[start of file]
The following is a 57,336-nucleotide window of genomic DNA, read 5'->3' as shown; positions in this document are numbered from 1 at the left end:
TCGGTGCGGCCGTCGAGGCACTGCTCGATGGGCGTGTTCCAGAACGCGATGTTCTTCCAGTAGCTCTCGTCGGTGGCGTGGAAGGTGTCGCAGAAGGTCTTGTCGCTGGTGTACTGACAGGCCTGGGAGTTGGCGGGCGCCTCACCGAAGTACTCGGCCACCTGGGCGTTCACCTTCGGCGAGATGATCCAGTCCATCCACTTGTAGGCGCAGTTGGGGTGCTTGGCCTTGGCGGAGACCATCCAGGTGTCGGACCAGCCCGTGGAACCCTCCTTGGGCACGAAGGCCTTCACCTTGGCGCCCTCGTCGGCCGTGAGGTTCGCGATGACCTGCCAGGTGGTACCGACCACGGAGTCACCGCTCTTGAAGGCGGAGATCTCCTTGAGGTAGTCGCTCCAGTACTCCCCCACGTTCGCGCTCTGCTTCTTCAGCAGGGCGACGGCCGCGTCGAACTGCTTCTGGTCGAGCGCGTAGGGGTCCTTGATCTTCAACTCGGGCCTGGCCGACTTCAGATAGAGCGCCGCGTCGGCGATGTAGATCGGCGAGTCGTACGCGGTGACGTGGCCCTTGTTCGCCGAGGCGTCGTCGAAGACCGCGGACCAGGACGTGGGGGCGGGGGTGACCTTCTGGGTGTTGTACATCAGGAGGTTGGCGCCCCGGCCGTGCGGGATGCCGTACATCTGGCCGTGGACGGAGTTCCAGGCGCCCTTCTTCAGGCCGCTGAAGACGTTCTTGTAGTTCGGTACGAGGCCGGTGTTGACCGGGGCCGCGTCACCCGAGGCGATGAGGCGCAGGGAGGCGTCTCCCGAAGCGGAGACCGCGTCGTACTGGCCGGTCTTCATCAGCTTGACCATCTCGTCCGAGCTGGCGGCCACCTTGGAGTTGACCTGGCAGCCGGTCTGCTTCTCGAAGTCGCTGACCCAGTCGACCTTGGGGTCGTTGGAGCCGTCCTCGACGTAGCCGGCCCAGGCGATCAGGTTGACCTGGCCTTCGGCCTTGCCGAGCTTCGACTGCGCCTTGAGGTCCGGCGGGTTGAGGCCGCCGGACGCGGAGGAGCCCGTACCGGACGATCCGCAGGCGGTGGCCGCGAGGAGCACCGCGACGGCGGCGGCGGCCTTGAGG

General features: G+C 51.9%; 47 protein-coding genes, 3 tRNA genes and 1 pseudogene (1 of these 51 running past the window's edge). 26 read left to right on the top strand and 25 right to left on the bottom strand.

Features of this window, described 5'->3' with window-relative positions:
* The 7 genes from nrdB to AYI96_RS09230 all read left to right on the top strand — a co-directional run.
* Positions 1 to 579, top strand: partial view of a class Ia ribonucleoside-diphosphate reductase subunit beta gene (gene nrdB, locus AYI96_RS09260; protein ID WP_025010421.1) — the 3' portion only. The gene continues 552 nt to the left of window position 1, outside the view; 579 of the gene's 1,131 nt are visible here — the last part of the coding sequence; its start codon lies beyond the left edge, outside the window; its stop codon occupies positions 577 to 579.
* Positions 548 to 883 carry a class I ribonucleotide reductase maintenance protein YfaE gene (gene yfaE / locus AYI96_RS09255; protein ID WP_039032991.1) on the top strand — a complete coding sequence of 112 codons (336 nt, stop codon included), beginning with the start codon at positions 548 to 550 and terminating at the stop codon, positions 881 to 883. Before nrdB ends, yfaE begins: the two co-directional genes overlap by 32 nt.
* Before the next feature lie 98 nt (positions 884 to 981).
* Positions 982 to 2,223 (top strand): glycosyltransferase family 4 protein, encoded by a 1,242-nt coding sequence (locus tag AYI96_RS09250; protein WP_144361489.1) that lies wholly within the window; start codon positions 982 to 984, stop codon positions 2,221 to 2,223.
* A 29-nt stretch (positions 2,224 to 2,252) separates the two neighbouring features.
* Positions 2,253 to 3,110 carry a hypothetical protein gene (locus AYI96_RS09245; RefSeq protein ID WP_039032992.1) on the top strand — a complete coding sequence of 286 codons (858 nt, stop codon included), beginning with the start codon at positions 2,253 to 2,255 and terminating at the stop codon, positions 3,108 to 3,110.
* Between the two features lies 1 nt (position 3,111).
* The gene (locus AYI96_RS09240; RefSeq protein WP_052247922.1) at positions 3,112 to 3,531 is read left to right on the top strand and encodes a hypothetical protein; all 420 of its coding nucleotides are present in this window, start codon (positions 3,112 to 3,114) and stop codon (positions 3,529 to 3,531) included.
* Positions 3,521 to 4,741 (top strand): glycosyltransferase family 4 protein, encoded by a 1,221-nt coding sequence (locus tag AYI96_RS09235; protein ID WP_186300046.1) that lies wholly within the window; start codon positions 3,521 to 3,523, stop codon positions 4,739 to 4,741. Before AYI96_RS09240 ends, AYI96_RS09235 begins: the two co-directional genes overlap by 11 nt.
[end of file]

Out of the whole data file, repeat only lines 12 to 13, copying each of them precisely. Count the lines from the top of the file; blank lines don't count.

* Between the two features lies 1 nt (position 3,111).
* The gene (locus AYI96_RS09240; RefSeq protein WP_052247922.1) at positions 3,112 to 3,531 is read left to right on the top strand and encodes a hypothetical protein; all 420 of its coding nucleotides are present in this window, start codon (positions 3,112 to 3,114) and stop codon (positions 3,529 to 3,531) included.